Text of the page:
An economic collapse is on the horizon. As Alan Woods writes in New Year, New Crisis, “The question is not if it will happen, only when.” The US economy is dominated by Wall Street, which ended the year in crisis.  Citigroup’s share price declined 30 percent from where it started the year, Goldman Sachs declined 35 percent, Morgan Stanley 24 percent, Bank of America 18 percent and JPMorgan had a 10% loss. Woods points to China’s economy slowing as is Germany’s and problems in other European nations all point to a global slow down, which those in power do not have tools to respond to as interest rates are already low and government debt is already high.

When the recession hits, the economic insecurity of the people will worsen. Like the people in France, the rich are getting obscenely richer and avoiding taxes by hiding billions offshore. And, the government is doing the opposite of what is needed; e.g., reducing taxes on the wealthy when there should be a millionaire’s tax of 70%, and blocking the Green New Deal.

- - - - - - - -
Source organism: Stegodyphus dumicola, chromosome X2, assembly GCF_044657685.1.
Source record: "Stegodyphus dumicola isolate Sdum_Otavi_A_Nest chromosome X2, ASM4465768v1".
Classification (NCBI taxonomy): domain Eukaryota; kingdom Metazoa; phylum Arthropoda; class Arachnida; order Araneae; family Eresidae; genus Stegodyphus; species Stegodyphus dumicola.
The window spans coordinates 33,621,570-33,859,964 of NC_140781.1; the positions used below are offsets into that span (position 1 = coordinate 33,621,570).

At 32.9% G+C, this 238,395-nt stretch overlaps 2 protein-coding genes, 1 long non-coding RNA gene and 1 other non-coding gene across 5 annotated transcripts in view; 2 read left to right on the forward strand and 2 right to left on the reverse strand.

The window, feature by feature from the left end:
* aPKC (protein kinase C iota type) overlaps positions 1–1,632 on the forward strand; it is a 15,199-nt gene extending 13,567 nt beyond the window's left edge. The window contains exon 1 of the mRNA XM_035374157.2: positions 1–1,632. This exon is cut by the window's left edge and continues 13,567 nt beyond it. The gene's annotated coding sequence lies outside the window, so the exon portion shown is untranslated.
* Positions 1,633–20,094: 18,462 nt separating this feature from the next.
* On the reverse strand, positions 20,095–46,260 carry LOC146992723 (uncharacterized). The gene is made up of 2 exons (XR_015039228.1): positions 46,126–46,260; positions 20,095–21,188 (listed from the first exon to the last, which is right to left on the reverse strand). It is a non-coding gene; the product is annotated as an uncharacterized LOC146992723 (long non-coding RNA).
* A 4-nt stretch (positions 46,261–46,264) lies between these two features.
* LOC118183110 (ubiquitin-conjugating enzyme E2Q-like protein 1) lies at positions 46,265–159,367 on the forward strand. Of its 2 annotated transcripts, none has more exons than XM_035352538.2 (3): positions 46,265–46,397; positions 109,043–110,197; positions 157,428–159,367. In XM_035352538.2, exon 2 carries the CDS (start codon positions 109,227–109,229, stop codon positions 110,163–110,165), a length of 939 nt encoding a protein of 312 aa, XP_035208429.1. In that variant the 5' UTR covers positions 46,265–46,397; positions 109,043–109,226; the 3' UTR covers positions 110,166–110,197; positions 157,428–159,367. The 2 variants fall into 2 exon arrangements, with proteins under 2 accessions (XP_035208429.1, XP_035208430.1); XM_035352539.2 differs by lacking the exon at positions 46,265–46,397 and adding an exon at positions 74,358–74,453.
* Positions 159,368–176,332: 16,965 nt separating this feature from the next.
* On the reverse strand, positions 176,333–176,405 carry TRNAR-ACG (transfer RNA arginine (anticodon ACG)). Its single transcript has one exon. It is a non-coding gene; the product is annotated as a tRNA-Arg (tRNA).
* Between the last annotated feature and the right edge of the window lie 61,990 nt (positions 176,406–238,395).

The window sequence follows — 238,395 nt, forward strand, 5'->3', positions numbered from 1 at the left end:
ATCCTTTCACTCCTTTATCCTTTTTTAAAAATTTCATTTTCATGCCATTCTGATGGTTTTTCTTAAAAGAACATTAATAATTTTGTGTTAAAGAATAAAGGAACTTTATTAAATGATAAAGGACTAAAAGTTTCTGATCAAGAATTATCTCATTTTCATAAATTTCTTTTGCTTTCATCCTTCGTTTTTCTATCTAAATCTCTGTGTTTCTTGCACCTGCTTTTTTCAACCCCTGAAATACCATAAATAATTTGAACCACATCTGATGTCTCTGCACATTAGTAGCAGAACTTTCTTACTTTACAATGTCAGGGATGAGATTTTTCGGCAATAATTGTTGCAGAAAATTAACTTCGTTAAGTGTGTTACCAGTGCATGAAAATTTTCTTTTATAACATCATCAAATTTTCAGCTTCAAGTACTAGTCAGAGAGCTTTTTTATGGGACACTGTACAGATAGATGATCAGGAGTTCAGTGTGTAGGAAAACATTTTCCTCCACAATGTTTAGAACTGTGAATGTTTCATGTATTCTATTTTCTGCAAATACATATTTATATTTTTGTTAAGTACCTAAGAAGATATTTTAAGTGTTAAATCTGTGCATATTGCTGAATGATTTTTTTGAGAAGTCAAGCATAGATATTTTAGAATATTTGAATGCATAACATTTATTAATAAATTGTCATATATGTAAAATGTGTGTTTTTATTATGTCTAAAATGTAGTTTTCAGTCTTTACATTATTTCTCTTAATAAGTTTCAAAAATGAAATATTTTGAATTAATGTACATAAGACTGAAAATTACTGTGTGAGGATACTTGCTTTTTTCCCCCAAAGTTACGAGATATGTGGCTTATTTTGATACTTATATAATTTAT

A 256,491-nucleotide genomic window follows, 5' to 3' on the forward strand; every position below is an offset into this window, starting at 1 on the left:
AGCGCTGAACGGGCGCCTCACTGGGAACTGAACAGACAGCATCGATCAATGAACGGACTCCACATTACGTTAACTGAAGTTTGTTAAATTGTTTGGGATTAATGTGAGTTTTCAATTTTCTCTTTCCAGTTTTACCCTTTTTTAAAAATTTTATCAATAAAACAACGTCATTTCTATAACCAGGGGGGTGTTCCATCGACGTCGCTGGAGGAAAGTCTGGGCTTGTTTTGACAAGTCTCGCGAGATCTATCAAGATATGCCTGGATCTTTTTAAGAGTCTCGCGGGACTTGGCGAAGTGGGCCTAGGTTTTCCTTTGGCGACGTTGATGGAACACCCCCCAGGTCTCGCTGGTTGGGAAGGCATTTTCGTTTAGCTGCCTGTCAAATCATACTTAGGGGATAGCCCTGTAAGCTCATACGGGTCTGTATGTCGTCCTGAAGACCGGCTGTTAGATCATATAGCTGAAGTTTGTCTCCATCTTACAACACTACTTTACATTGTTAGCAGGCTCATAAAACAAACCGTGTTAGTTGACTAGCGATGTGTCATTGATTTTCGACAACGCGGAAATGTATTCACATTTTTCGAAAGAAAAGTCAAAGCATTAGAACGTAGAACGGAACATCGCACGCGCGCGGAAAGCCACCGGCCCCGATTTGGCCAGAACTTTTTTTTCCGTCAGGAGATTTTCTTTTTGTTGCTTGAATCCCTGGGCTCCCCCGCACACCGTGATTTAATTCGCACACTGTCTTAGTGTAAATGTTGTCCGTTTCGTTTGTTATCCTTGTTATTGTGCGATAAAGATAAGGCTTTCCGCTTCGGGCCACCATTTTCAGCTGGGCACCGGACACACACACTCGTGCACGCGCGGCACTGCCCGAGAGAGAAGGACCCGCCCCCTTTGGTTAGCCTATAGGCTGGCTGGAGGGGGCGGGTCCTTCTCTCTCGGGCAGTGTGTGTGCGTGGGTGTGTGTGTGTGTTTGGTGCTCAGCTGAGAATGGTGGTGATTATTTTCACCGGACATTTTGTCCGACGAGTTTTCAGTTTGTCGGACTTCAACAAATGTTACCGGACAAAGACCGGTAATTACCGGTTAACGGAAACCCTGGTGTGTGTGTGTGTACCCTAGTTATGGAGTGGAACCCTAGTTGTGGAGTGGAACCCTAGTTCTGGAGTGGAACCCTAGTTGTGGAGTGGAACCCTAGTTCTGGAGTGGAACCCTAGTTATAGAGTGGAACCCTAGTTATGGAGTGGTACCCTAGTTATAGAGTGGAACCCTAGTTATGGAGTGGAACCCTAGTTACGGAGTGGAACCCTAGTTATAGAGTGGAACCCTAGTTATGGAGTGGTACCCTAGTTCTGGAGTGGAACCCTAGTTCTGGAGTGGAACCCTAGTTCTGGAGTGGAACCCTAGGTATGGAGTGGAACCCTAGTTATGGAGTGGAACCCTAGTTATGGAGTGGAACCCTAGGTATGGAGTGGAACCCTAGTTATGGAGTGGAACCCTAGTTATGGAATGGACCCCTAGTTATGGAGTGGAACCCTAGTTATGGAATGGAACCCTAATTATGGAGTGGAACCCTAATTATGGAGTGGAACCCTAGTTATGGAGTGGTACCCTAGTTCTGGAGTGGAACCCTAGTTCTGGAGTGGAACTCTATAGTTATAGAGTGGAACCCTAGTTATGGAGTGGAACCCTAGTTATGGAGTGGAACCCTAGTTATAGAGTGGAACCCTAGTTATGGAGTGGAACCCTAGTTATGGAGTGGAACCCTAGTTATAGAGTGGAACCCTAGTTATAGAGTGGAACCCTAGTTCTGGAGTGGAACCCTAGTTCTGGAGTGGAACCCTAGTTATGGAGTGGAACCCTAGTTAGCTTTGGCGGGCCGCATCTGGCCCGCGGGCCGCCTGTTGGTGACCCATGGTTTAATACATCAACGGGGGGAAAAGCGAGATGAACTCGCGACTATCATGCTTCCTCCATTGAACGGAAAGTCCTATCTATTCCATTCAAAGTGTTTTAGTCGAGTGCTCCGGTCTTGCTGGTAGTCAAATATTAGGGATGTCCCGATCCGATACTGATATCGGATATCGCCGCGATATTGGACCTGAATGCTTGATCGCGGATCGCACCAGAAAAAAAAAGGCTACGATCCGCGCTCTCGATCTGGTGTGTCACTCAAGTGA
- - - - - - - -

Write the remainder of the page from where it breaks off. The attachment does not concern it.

And, when the economic crisis hits, people will blame Trump. Many voters supported him because he promised to break from a system that is designed to favor the wealthy. They will know from their own experience that he did the opposite. Stop Trumpism! will become an even louder rallying cry and a president whose popularity always hovered around 40% will find himself in polls at 30% or lower, as a presidential campaign kicks into high gear.

The economy is often the trigger event, as it was for Occupy, and we already know there are going to be mass teacher strikes in 2019, indeed plans to strike in LA are expected to escalate more broadly. The GM workers who lose their jobs when four US factories close could be facing losing their homes and have other economic stresses causing them to revolt. Congress refusing to take National Improved Medicare for All seriously when tens of thousands of people are dying every year simply because they are uninsured could light the spark.